1900 in science
- Richard Dixon Oldham distinguishes between primary, secondary and tertiary waveforms as recorded by seismometers.
- American explorer Robert Peary first sights Kaffeklubben Island, the northernmost point of land on Earth.
- Max Dehn introduces two examples of Dehn plane and the Dehn invariant.
- David Hilbert states his list of 23 problems which show where some further mathematical work is needed.
- Russell's paradox is first discovered by Ernst Zermelo but he does not publish it, and it is known only to Hilbert, Husserl and other members of the University of Göttingen.
- Gaston Tarry confirms Euler's conjecture that no 6×6 orthogonal Graeco-Latin square is possible.
- Alfred Young introduces the Young tableau.
- Hermann Johannes Pfannenstiel, best remembered for the eponymous "Pfannenstiel's incision", a transverse incision used in genitourinary surgery that is still widely used today, published his paper in 1900 when he described "Pfannenstiel incision".
- Barnum Brown finds the first partial skeleton of Tyrannosaurus rex in eastern Wyoming.
- Dr. James K. Hampson identifies the Island 35 Mastodon skeleton in the Mississippi River.
- April 26 – Guglielmo Marconi patents the tuned circuit.
- October 19 – Max Planck produces Planck's law of black-body radiation and Planck constant, marking the birth of quantum physics.
- December 7 – Max Planck states his quantum hypothesis.
- December 23 – Reginald Fessenden, experimenting with a high-frequency spark transmitter, successfully transmits speech over a distance of about 1.6 kilometers (one mile), from Cobb Island, Maryland, which appears to have been the first audio radio transmission.
- Gamma rays discovered by Paul Villard while studying uranium decay.
- Karl Landsteiner makes the first discovery of blood types, identifying the ABO blood group system.
- Carl Rasch coins the term 'polymorphous light eruption'.
- Jokichi Takamine and Keizo Uenaka discover adrenaline.
- March 9 – Howard H. Aiken (died 1973), American computing pioneer.
- March 19 – Frédéric Joliot (died 1958), French physicist.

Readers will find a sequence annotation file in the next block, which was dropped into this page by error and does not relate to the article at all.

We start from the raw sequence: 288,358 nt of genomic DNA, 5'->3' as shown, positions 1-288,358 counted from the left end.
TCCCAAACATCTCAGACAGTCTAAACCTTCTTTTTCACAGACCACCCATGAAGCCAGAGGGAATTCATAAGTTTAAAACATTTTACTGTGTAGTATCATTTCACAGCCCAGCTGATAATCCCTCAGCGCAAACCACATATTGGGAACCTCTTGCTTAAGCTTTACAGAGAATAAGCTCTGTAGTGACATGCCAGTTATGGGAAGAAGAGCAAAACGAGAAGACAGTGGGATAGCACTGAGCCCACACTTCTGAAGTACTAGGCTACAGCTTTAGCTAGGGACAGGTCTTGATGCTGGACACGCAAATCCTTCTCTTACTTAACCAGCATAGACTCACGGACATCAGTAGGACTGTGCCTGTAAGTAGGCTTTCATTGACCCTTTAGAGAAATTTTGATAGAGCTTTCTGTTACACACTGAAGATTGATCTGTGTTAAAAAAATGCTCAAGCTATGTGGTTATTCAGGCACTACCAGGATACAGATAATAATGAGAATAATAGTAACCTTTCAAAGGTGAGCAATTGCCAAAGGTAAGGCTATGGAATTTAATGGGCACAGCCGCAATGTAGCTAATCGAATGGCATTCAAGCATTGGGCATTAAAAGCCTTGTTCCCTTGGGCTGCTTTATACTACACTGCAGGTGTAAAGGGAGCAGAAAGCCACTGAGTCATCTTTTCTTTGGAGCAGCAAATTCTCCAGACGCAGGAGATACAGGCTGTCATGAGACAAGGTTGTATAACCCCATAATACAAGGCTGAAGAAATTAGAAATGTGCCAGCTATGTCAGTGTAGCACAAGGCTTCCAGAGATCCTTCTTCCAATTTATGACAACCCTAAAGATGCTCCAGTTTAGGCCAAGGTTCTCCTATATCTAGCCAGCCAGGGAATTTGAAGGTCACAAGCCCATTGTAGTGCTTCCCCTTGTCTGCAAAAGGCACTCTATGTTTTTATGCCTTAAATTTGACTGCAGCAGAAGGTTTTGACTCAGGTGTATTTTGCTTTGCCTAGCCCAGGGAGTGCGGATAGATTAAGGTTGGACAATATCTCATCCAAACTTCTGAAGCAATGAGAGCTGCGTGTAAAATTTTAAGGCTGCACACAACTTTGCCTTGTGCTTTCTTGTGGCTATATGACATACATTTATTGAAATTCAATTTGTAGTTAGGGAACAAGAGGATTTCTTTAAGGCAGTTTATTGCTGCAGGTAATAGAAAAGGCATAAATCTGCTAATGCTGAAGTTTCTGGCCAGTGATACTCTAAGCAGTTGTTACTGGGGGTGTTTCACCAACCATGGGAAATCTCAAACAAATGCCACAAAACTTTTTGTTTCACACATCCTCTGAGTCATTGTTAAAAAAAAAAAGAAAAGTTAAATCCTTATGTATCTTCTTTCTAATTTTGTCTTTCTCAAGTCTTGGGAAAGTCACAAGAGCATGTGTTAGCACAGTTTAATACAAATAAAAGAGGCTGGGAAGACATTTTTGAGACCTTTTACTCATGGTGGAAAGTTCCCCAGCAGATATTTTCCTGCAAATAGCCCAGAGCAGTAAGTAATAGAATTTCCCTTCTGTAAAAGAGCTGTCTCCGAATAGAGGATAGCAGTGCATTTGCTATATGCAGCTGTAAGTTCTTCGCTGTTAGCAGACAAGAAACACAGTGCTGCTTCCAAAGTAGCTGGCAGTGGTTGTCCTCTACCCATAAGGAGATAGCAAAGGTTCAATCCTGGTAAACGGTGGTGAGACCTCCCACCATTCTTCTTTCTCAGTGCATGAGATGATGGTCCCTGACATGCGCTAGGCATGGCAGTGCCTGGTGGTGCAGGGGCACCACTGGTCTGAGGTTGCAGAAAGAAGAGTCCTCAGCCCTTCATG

- April 25 – Wolfgang Pauli (died 1958), Austrian-born physicist.
- April 26 – Charles Richter (died 1985), American geophysicist and inventor.
- April 28 – Jan Oort (died 1992), Dutch astronomer.
- May 22 – Honor Fell (died 1986), English biologist.
- June 24 – Wilhelm Cauer (killed 1945), German mathematician and electronic engineer.
- July 9 – Frances McConnell-Mills, born Frances Mary McConnell (died 1975), American toxicologist.
- August 25 – Hans Adolf Krebs (died 1981), German-born medical doctor and biochemist.
- August 26 – Hellmuth Walter (died 1980), German-born engineer and inventor.
- December 9 – Joseph Needham (died 1995), English biochemist and writer on the history of science and technology in China.
- December 12 – Mária Telkes (died 1995), Hungarian-American scientist and inventor
- Ernest Gibbins (killed 1942), English entomologist.
- January 13 – Peter Waage (born 1833), Norwegian chemist.
- January 22 – David E. Hughes (born 1831), British-American inventor.
- March 6 – Gottlieb Daimler (born 1834), German engineer, automotive pioneer.
- March 10 – George James Symons (died 1838), English meteorologist.
- April 1 – George Jackson Mivart (born 1827), English biologist.
- August 4 – Étienne Lenoir (born 1822), Belgian mechanical engineer.
- August 31 – John Bennet Lawes (born 1814), English agricultural scientist.
- October 16 – Henry Acland (born 1815), English physician.
- October 29 – Bruno Abakanowicz (born 1852), Polish mathematician, inventor and electrical engineer.
- Grout, Andrew (2004). "Oldham, Richard Dixon (1858–1936)". Oxford Dictionary of National Biography. Oxford University Press. doi:10.1093/ref:odnb/37820. Retrieved 2011-10-20. (subscription or UK public library membership required)
- De Vries, H. (1900). "Sur la loi de disjonction des hybrides". Comptes rendus de l'Académie des sciences. Paris. 130: 845–847.
- "From Latin Squares to Sudoku:A History of Magic Numbers". Archived from the original on 2008-10-01.
- "36 Officer Problem". Archived from the original on 2008-08-28.
- Tarry, Gaston (1900). "Le Probléme de 36 Officiers". Compte Rendu de l'Association Française pour l'Avancement des Sciences. Secrétariat de l'Association. 1: 122–123.
- Tarry, Gaston (1901). "Le Probléme de 36 Officiers". Compte Rendu de l'Association Française pour l'Avancement des Sciences. Secrétariat de l'Association. 2: 170–203.
- Planck, M. (1900). "Über eine Verbesserung der Wien'schen Spectralgleichung". Verhandlungen der Deutschen Physikalischen Gesellschaft. 2: 202–204. Translated in ter Haar, D. (1967). "On an Improvement of Wien's Equation for the Spectrum". The Old Quantum Theory (PDF). Pergamon Press. pp. 79–81. LCCN 66029628.
- Planck, M. (1900). "Zur Theorie des Gesetzes der Energieverteilung im Normalspectrum". Verhandlungen der Deutschen Physikalischen Gesellschaft. 2: 237–245. Translated in ter Haar, D. (1967). The Old Quantum Theory (PDF). Pergamon Press. p. 82. LCCN 66029628.
- Landsteiner, K. (1900). "Zur Kenntnis der antifermentativen, lytischen und agglutinierenden Wirkungen des Blutserums und der Lymphe". Zentralblatt für Bakteriologie. 27: 357–62.
- Yamashima, T. (2003). "Jokichi Takamine (1854–1922), the samurai chemist, and his work on adrenalin". Journal of Medical Biography. 11 (2): 95–102. PMID 12717538.
- Bennett, M. (1999). "One hundred years of adrenaline: the discovery of autoreceptors". Clinical Autonomic Research. 9 (3): 145–59. doi:10.1007/BF02281628. PMID 10454061.
- "Richard J. Ussher and "The Birds of Ireland"". Ask about Ireland. Retrieved 2012-10-04.